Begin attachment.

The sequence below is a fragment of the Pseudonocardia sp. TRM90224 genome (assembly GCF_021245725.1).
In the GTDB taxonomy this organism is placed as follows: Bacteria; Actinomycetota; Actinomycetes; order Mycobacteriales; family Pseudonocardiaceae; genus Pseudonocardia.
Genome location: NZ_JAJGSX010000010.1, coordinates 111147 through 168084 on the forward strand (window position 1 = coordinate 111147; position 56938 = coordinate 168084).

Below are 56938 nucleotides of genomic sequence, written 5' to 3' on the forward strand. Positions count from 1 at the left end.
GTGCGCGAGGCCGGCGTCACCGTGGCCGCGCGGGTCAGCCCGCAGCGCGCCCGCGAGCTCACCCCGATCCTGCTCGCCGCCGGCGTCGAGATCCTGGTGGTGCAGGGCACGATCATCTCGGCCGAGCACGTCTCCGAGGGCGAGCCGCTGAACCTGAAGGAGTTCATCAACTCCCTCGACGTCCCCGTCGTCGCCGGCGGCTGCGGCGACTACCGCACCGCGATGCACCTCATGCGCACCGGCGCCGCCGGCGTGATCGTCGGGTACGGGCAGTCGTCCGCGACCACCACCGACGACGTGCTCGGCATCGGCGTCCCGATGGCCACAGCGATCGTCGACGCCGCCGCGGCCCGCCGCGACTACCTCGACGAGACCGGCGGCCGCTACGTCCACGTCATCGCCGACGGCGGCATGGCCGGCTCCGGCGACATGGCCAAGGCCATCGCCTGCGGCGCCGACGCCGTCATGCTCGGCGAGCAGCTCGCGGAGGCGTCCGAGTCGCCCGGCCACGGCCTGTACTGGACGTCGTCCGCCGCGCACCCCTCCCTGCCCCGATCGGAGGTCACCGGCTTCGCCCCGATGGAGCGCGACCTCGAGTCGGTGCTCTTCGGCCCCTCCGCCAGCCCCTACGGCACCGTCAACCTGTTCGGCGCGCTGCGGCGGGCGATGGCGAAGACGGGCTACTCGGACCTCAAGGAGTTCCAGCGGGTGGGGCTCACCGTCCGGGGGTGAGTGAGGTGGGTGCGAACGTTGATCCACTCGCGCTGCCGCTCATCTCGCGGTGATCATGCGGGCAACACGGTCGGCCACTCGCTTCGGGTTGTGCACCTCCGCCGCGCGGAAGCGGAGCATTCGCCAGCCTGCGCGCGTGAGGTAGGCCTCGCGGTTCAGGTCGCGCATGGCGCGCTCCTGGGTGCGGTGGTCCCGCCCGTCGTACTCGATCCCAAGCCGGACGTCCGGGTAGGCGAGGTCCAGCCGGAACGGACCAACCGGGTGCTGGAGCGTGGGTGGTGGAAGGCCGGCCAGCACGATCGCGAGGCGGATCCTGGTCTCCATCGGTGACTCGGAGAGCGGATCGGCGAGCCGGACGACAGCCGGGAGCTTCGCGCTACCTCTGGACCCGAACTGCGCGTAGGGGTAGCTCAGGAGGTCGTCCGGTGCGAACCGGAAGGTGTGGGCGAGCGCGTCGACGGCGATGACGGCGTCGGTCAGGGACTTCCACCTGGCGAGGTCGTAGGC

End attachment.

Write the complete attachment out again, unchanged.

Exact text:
The sequence below is a fragment of the Pseudonocardia sp. TRM90224 genome (assembly GCF_021245725.1).
In the GTDB taxonomy this organism is placed as follows: Bacteria; Actinomycetota; Actinomycetes; order Mycobacteriales; family Pseudonocardiaceae; genus Pseudonocardia.
Genome location: NZ_JAJGSX010000010.1, coordinates 111147 through 168084 on the forward strand (window position 1 = coordinate 111147; position 56938 = coordinate 168084).

Below are 56938 nucleotides of genomic sequence, written 5' to 3' on the forward strand. Positions count from 1 at the left end.
GTGCGCGAGGCCGGCGTCACCGTGGCCGCGCGGGTCAGCCCGCAGCGCGCCCGCGAGCTCACCCCGATCCTGCTCGCCGCCGGCGTCGAGATCCTGGTGGTGCAGGGCACGATCATCTCGGCCGAGCACGTCTCCGAGGGCGAGCCGCTGAACCTGAAGGAGTTCATCAACTCCCTCGACGTCCCCGTCGTCGCCGGCGGCTGCGGCGACTACCGCACCGCGATGCACCTCATGCGCACCGGCGCCGCCGGCGTGATCGTCGGGTACGGGCAGTCGTCCGCGACCACCACCGACGACGTGCTCGGCATCGGCGTCCCGATGGCCACAGCGATCGTCGACGCCGCCGCGGCCCGCCGCGACTACCTCGACGAGACCGGCGGCCGCTACGTCCACGTCATCGCCGACGGCGGCATGGCCGGCTCCGGCGACATGGCCAAGGCCATCGCCTGCGGCGCCGACGCCGTCATGCTCGGCGAGCAGCTCGCGGAGGCGTCCGAGTCGCCCGGCCACGGCCTGTACTGGACGTCGTCCGCCGCGCACCCCTCCCTGCCCCGATCGGAGGTCACCGGCTTCGCCCCGATGGAGCGCGACCTCGAGTCGGTGCTCTTCGGCCCCTCCGCCAGCCCCTACGGCACCGTCAACCTGTTCGGCGCGCTGCGGCGGGCGATGGCGAAGACGGGCTACTCGGACCTCAAGGAGTTCCAGCGGGTGGGGCTCACCGTCCGGGGGTGAGTGAGGTGGGTGCGAACGTTGATCCACTCGCGCTGCCGCTCATCTCGCGGTGATCATGCGGGCAACACGGTCGGCCACTCGCTTCGGGTTGTGCACCTCCGCCGCGCGGAAGCGGAGCATTCGCCAGCCTGCGCGCGTGAGGTAGGCCTCGCGGTTCAGGTCGCGCATGGCGCGCTCCTGGGTGCGGTGGTCCCGCCCGTCGTACTCGATCCCAAGCCGGACGTCCGGGTAGGCGAGGTCCAGCCGGAACGGACCAACCGGGTGCTGGAGCGTGGGTGGTGGAAGGCCGGCCAGCACGATCGCGAGGCGGATCCTGGTCTCCATCGGTGACTCGGAGAGCGGATCGGCGAGCCGGACGACAGCCGGGAGCTTCGCGCTACCTCTGGACCCGAACTGCGCGTAGGGGTAGCTCAGGAGGTCGTCCGGTGCGAACCGGAAGGTGTGGGCGAGCGCGTCGACGGCGATGACGGCGTCGGTCAGGGACTTCCACCTGGCGAGGTCGTAGGC